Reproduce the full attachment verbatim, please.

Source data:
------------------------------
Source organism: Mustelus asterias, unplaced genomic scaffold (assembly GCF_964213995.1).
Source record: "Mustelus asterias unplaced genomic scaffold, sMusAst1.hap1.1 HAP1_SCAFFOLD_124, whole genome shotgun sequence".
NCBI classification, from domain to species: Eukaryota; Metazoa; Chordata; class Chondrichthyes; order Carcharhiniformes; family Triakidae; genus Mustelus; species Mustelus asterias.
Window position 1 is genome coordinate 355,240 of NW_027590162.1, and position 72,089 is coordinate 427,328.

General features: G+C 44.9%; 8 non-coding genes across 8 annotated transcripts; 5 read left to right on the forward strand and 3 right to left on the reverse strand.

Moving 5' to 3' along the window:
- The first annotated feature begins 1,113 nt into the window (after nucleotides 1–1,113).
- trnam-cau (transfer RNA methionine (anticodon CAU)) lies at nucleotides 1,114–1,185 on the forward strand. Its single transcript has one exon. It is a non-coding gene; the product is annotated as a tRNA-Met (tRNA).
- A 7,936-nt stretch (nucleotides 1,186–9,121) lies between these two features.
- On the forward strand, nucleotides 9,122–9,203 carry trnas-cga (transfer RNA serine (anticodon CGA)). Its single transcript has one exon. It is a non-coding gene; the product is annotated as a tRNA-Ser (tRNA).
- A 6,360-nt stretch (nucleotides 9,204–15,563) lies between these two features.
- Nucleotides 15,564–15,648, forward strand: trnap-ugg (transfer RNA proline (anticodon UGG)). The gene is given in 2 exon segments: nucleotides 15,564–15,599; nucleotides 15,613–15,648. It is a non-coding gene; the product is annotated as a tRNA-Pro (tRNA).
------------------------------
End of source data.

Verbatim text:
Source organism: Mustelus asterias, unplaced genomic scaffold (assembly GCF_964213995.1).
Source record: "Mustelus asterias unplaced genomic scaffold, sMusAst1.hap1.1 HAP1_SCAFFOLD_124, whole genome shotgun sequence".
NCBI classification, from domain to species: Eukaryota; Metazoa; Chordata; class Chondrichthyes; order Carcharhiniformes; family Triakidae; genus Mustelus; species Mustelus asterias.
Window position 1 is genome coordinate 355,240 of NW_027590162.1, and position 72,089 is coordinate 427,328.

General features: G+C 44.9%; 8 non-coding genes across 8 annotated transcripts; 5 read left to right on the forward strand and 3 right to left on the reverse strand.

Moving 5' to 3' along the window:
- The first annotated feature begins 1,113 nt into the window (after nucleotides 1–1,113).
- trnam-cau (transfer RNA methionine (anticodon CAU)) lies at nucleotides 1,114–1,185 on the forward strand. Its single transcript has one exon. It is a non-coding gene; the product is annotated as a tRNA-Met (tRNA).
- A 7,936-nt stretch (nucleotides 1,186–9,121) lies between these two features.
- On the forward strand, nucleotides 9,122–9,203 carry trnas-cga (transfer RNA serine (anticodon CGA)). Its single transcript has one exon. It is a non-coding gene; the product is annotated as a tRNA-Ser (tRNA).
- A 6,360-nt stretch (nucleotides 9,204–15,563) lies between these two features.
- Nucleotides 15,564–15,648, forward strand: trnap-ugg (transfer RNA proline (anticodon UGG)). The gene is given in 2 exon segments: nucleotides 15,564–15,599; nucleotides 15,613–15,648. It is a non-coding gene; the product is annotated as a tRNA-Pro (tRNA).